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Tuesday, January 5, 2016

Painting the Antarctic

Lemaire Channel, Antarctica (near Graham Land) at Sunset, Cliff Wassmann.
There are very few places on earth today that have not been visited by painters seeking new and unusual subjects for their landscapes. I suppose very few painters have ever set up their easels and painted (in oils, of course) on the bottom of the ocean. And, one might logically think the same would be true amid the frozen discomfort of the polar regions. If so, one might think wrong. Either from the decks of ships or from the icy surface itself, a surprising number have braved the elements for their art (or at least for the cash and notoriety doing so might bring). One might also think that simply being able to paint under such conditions to be a relatively modern development. Wrong again. Even the earliest expeditions to the Antarctic took with them (in lieu of photographers) an artist to draw and paint whatever the explorers encountered. And, like some the explorers, at least one artist even lost his life doing so.

Top: Dundee Antarctic Whaling Expedition, 1893, William Gordon Burn-Murdoch.
Bottom left: Antarctic Expedition: Escape from the Bergs, 1842, Richard Beechey.
Bottom right: Antarctic Expedition: Gale in the Pack, painted 1863, Richard Beechey.
Today, those artists who don't paint dans l'air congeal (in frozen air) obviously work from photos (their own or those of others). Nineteenth-century Antarctic artists such as Richard Brydges Beechey, often could do neither. His Antarctic Expedition: Escape from the Bergs (above, left), depicts the HMS Erebus and HMS Terror narrowly avoiding deadly icebergs. The scene, like that of his painting, Antarctic Expedition, Gale in the Pack, 1842 (above, right), of the same two ships, is obviously painted from what must have been a terrifying memory (perhaps augmented by a vivid imagination as well).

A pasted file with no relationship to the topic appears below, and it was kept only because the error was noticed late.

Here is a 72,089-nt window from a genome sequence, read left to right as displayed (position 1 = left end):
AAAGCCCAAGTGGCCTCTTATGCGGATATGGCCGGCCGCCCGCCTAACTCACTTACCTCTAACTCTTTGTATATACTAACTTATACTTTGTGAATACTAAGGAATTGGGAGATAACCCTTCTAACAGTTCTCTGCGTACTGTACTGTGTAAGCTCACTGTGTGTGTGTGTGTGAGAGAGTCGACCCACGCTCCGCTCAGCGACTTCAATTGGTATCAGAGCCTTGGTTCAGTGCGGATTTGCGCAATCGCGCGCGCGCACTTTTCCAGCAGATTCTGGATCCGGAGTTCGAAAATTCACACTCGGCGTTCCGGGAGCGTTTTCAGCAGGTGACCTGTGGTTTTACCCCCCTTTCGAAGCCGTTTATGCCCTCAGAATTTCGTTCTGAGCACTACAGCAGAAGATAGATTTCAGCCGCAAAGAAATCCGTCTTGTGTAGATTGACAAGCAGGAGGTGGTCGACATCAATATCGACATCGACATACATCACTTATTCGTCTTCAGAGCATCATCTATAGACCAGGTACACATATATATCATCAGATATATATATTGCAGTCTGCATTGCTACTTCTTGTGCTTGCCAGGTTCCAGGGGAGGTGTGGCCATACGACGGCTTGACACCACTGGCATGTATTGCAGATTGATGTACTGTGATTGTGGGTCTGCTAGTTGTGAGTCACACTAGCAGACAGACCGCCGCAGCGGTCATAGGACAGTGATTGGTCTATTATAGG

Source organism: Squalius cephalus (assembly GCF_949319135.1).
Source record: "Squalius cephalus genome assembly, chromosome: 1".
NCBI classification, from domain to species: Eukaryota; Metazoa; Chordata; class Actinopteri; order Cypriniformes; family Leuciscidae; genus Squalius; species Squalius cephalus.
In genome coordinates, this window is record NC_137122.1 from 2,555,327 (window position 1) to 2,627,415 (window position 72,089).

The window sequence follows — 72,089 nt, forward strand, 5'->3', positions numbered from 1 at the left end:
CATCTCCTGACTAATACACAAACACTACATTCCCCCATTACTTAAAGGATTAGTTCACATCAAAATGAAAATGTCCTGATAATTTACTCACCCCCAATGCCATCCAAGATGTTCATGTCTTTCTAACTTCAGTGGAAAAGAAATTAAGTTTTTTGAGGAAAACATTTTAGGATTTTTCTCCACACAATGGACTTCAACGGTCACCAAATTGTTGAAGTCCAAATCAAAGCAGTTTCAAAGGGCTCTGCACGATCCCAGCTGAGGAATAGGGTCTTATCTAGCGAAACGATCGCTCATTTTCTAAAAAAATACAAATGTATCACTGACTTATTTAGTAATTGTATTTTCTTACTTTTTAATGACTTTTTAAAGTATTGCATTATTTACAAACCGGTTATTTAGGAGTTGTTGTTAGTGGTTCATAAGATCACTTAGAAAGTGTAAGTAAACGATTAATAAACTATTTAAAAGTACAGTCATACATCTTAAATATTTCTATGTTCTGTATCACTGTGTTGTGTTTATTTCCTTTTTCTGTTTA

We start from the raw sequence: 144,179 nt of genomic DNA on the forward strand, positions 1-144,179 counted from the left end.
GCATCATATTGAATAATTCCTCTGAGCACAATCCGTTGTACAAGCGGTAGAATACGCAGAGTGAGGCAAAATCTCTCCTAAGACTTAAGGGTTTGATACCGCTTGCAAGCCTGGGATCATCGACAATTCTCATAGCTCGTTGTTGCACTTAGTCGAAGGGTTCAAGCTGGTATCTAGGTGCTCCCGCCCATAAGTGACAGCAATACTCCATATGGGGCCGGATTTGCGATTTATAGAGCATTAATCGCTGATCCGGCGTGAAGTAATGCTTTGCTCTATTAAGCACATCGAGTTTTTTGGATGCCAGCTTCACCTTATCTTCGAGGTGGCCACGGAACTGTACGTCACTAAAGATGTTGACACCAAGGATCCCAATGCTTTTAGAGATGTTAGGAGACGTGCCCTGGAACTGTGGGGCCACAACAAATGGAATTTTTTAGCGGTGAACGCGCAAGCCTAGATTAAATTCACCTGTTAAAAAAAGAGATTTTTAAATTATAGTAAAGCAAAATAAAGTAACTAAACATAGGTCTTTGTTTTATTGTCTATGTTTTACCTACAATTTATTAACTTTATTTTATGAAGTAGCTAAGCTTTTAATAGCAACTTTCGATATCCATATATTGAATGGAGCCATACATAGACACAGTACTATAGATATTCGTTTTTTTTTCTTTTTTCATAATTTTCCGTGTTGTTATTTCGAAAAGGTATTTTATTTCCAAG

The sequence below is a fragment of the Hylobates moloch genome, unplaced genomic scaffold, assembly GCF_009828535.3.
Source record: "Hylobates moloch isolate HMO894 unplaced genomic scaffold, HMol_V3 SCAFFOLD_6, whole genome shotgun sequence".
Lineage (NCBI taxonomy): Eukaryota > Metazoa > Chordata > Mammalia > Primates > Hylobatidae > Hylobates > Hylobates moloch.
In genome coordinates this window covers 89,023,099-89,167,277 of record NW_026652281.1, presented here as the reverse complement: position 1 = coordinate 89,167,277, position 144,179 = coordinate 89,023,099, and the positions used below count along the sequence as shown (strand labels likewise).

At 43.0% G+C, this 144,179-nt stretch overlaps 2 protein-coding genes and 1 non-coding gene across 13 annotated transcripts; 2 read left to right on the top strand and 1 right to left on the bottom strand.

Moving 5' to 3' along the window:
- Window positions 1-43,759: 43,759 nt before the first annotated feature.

Edward Seago traveled around the world several times painting
Antarctica and other remote locations all his life.
Artists today not only have more choices as to their source materials, they travel in modern comfort in much sturdier ships, no longer risking their lives in an effort to paint penguins and icebergs. I'm not saying that painting Antarctica is no more dangerous than a snow scene observed from your dining room window. Far from it, though the adventurous might claim that getting there is half the fun. During the past twenty years several smaller cruise lines have started specializing in trips to the edge of the Antarctic continent, ferrying sightseers aboard inflatable Zodiac watercraft (below) from ship to "shore," though few are likely to be seen toting an easel and watercolors.

Antarctic Landscape, David Barringhaus

Notice the brushes have hollow handles allowing
her alcoholic painting medium to moisten
the brushes from the back.
That's not to say Antarctic artists forego watercolors in such a frigid envir-onment lest their painting medium turn to ice. Maria Coryell-Martin solved that problem by switching from water to vodka as seen in her painting and the spec-ial brushes (lower-left) used to create it. Many Antarctic painters, especially those fond of painting outdoors, choose to work in watercolor and on a relatively small scale to lessen the painting time and thus their exposure to the harsh elements. I notice the flask, which makes me wonder if the artist doesn't take a little nip from time to time to also keep herself from freezing.

Lucia de Leiris, as are nearly all Antarctic artists, is a wintertime painter,
when it's warm (or at least, not so cold). 
Lucia deLeiris (above) is a zoologist, but her interest in science often finds its way into her art. She has traveled widely, painting in the Russian Arctic, South and Central America, Greenland, and Europe. Moreover, she has made three trips to Antarctica under the auspices of the National Science Foundation Artist and Writer's program. There she lived in science stations and field camps painting, sketching and illustrating. She has illustrated several books, including: Natural History of the Antarctic Peninsula.

Return of the Sun in the Antarctic, George Marsden.
I promised myself when I began I'd not get hung up on the tuxedoed
avian natives of the land; but, Marsden keeps them to a minimum.

Antarctica 2, 2001, Gisela Fabian.
I don't think this was painted on location.


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